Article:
Forty years after establishing his controversial and iconoclastic ‘Atenisi (Athens) University in the remote Pacific island Kingdom of Tonga, Futa Helu was still making grand prophecies based on the teachings of the ancient Greek philosopher Herakleitos of Ephesos. The image below is from the ‘Atenisi graduation ceremony of 2006.
While he was the intellectual architect of the Tongan pro-democracy movement, Helu can also be credited with the development of a modern form of European/Tongan critical education in Tonga as well as the simultaneous cultivation of Italian opera and indigenous Tongan performing arts. Now Futa and his extraordinary school are the subject of our feature documentary Tongan Ark, which premiered at the New Zealand International Film Festival on August 4th, 2012.
Our drama begins with Futa Helu’s retirement from ‘Atenisi leadership in 2006. His daughter Sisi’uno (below) somewhat reluctantly takes over the reins and with the help of an eccentric Dutch astronomer, a Jewish New York sociologist and an array of free-thinking ‘Atenisi alumni, they do battle with the forces of bureaucracy, commercialism and cultural change that threaten Futa Helu’s dream.
As ‘Atenisi Institute aspires and endures, despite its few resources, a national political crisis unfurls in Tonga in late 2006. As the government fails to take decisive action towards democratic reform, a frustration fuelled riot breaks out on the streets of Nuku’alofa. As a result, 60% of the capital’s central business district is destroyed by fire. The new King George V eventually accedes to democratic demand before staging a lavish coronation with gilted thrones and historical European costumes. The Tongan people have a fierce pride in an historic monarchy that helped to avert colonisation by Europe but these days, the monarchy seems unable to protect them from relentless global social and economic forces.
One of the more startling characters in the film is the figure of Kik Velt. In flight from the entrepreneurism and cultural decline of Europe in the 8Os, this Dutch astronomer has spent the last 20 years barefoot as a teacher of mathematics and physics at ‘Atenisi Institute in Tonga. The paradox is that as a European, he has found a kind of liberation in the context of the extremely conservative but somehow non-judgemental Tongan society.
Not all ‘Atenisi students are radicals but many are outsiders. Among the earnest scholars and legitimate graduates, there are drop outs and misfits who have found a venue at ‘Atenisi Institute to express their unique brands of intelligence. Exposed to Aristotle and Verdi as well as the time-honoured traditions of Tongan poetry and dance, many of these students have gone on to become university teachers, musicians and activists around the world. Here ‘Ofa Vatikani wears a costume that his uncle brought back from a pro-democracy conference in Dubai. He is extremely serious about his intellectual development but he also enjoyed wearing this garb to class for a couple of weeks.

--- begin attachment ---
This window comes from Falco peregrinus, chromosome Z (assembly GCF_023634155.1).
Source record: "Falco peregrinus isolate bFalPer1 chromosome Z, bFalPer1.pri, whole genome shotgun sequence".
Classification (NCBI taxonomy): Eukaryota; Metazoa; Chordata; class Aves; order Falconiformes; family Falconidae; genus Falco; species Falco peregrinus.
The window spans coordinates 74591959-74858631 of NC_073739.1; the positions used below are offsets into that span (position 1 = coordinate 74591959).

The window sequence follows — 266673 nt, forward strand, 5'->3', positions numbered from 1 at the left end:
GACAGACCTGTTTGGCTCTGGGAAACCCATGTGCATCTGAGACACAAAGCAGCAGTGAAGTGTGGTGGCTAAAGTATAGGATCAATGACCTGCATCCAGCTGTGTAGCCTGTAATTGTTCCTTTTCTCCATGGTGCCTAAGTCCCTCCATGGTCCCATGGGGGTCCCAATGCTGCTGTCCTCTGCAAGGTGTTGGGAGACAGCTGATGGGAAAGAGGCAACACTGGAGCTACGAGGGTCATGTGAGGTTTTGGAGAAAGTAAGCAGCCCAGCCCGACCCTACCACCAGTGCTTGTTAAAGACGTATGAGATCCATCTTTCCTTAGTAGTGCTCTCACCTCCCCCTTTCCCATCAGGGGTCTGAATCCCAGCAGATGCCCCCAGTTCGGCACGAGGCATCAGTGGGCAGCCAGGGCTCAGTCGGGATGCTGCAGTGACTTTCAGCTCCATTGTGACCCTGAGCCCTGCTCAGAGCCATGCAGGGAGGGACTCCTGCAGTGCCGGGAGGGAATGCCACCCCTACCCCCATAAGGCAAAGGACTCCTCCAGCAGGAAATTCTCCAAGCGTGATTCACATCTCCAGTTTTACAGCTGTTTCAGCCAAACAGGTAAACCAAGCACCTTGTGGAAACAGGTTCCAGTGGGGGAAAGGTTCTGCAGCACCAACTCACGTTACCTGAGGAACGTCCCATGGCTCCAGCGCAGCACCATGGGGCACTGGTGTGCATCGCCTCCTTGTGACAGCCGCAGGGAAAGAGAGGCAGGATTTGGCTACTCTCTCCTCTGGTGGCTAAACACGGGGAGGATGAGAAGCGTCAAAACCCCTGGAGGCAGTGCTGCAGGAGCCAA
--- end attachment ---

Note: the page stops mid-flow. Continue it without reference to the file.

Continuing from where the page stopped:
Every significant institution in Tonga has a back room full of defunct machines and technical junk left over from the last round of ‘aid’ and ‘innovation’ that the First World has foisted upon it. ‘Atenisi is no exception and carries it’s own collection of historical Macs and PCs full of cockroach eggs like a sign from some apocalyptic future. Computers are as much a part of the constructive work of ‘Atenisi Institute as anywhere else but ultimately, as Futa Helu has said: “those who have studied computers have only empty knowledge, because technology will continue to change… that is why our work is to search for permanence, because permanence is truth!”
Public Films would like to thank the Screen Innovation Production Fund for their generous support in enabling this production.
Since missionary contact began in the early nineteenth century, Tongans have thoroughly embraced the gospels like few other nations on Earth. Christianity has been historically empowering of the common people in Tonga and has played its part in the modern struggle for their rights. Nonetheless, as Futa Helu once said… “isn’t it possible to have other favourite philosophers than Jesus Christ, particularly when going to church is so expensive that many children don’t have money to pay school fees. The sermons offered are also frequently unenlightening”. ‘Atenisi University has always extended educational possibilities for Tongans but it has also paid the price of rumour and unpopularity among the zealots. Tongan Ark seeks to show that ‘Atenisi students are not un-Christian and they are absolutely NOT in league with the devil.
In the context of a world that seems ever more determined to be driven by economic exigency, conformist ideology and the elaborate and manufactured pressures of compressed time and space, Futa Helu offered an alternative for his students at “the poorest school in the Pacific”. His worldview on education is encapsualted by his beguiling definition of God near the end of the film.
Tongan Ark is in the public eye after more than seven years of work including bi-annual shoots in Tonga, the collection of over 60 hours of footage as well as tens of hours of VHS material burnt by tropical heat and abandoned to the insects in back rooms. We hope you’ll come and support this unique project and the work of the extraordinary visionary ‘Ilaisa Futa Helu and his school.
The film’s Director Paul Janman kicks back below with Loni and Tangi on a Sunday afternoon of shooting and pig basting on ‘Atenisi Campus. ‘Atenisi University is a place of great rigour and lofty aspiration but it is also a place where time and space is uncompressed. Philosophising is able to happen at it’s own unique pace.
To see more projects by PUBLIC FILMS, jump to our main website.